Gwendy's Final Task
- Stephen King, Richard Chizmar
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As a twelve-year-old, Gwendy Peterson met a stranger who gave her a magical box that can destroy the world. That’s the premise of the Gwendy trilogy by Stephen King and Richard Chizmar.
The first book, Gwendy’s Button Box (review), was a fine story that stood on its own as a morality tale. The titular button box can fulfill wishes and wreak destruction—including at the planetary scale. As child custodian of the box, Gwendy used some of its powers, but was never corrupted by them.
In the mediocre sequel, Gwendy’s Magic Feather (review), Gwendy became a celebrated author and elected Congresswoman, and the box once more played an (ultimately anticlimactic) role in her life.
In Gwendy’s Final Task, the mysterious man or being who originally gave her the box tasks her to get rid of it once and for all. Because it’s a magical box, throwing it into a volcano won’t do. It must be…shot into space!
And so it is that Gwendy, now a Senator, finds herself on the way to a space station, with the button box locked away in a steel box marked “CLASSIFIED MATERIAL”. The spaceflight is organized by a SpaceX-style private company that is hoping to monetize space tourism.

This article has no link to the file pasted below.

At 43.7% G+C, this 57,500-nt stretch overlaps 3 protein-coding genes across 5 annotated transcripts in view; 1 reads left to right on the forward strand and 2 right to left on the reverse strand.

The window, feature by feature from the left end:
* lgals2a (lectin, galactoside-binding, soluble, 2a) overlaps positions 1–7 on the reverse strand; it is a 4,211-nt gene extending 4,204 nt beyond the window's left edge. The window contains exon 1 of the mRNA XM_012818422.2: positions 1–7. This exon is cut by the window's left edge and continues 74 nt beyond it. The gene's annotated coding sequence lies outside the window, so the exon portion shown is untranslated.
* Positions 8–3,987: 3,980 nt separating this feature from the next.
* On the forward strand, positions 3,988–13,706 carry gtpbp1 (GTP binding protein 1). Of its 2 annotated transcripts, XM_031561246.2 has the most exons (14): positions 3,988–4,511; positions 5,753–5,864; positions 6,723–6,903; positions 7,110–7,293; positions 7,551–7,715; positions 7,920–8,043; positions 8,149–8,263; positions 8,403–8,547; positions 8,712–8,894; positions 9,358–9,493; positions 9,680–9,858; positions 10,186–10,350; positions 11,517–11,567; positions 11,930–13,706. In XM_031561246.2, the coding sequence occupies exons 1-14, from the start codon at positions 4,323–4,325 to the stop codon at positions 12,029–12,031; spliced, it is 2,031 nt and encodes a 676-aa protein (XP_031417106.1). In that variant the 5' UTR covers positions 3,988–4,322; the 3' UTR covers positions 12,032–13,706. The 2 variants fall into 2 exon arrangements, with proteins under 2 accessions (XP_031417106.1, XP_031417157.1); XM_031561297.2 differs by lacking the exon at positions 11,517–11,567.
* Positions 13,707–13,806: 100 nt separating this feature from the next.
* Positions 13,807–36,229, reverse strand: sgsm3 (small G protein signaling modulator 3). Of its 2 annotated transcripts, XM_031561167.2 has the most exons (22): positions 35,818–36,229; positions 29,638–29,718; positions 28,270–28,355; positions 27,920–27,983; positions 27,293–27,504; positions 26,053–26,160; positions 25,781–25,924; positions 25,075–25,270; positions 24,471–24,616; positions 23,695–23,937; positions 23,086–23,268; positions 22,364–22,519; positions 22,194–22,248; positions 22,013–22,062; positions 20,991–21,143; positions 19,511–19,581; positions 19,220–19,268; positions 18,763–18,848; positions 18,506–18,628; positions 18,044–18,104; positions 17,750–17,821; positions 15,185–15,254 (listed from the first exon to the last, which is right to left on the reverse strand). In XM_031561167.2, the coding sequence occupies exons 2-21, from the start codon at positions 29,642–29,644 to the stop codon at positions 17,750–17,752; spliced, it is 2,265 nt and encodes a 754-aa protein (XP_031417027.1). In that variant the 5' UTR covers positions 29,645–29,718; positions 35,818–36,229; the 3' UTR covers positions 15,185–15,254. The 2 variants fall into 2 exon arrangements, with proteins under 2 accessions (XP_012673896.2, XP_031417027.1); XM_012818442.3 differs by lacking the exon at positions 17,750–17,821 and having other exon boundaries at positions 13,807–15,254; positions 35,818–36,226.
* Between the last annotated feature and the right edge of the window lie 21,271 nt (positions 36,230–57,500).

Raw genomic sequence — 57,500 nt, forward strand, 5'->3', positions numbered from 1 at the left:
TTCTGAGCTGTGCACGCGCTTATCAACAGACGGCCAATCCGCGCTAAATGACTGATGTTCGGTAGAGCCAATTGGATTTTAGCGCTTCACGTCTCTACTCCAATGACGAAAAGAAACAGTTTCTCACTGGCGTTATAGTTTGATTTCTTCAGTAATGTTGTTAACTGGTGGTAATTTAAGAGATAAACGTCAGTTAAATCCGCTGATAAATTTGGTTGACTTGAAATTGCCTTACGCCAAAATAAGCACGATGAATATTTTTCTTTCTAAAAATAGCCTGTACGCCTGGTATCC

That explains why one of the other passengers on board is an obnoxious billionaire. It doesn’t explain why the man seems to be completely obsessed by what’s in the steel box. Meanwhile, Gwendy is literally losing her mind to early onset Alzheimer’s disease.
The setup is ridiculous, but it mostly works. The enclosed environment, combined with Gwendy’s dwindling mental faculties, builds suspense. King rewards his constant readers with plenty of references to other works, including the Dark Tower series many consider his magnum opus.
The ending leaves no doubt that this truly is the final book in the series. That’s probably for the best. If you’ve made it to the second book, the conclusion is definitely an improvement, and I would recommend picking it up. If you’ve not started the trilogy yet, there are much better works in King’s oeuvre.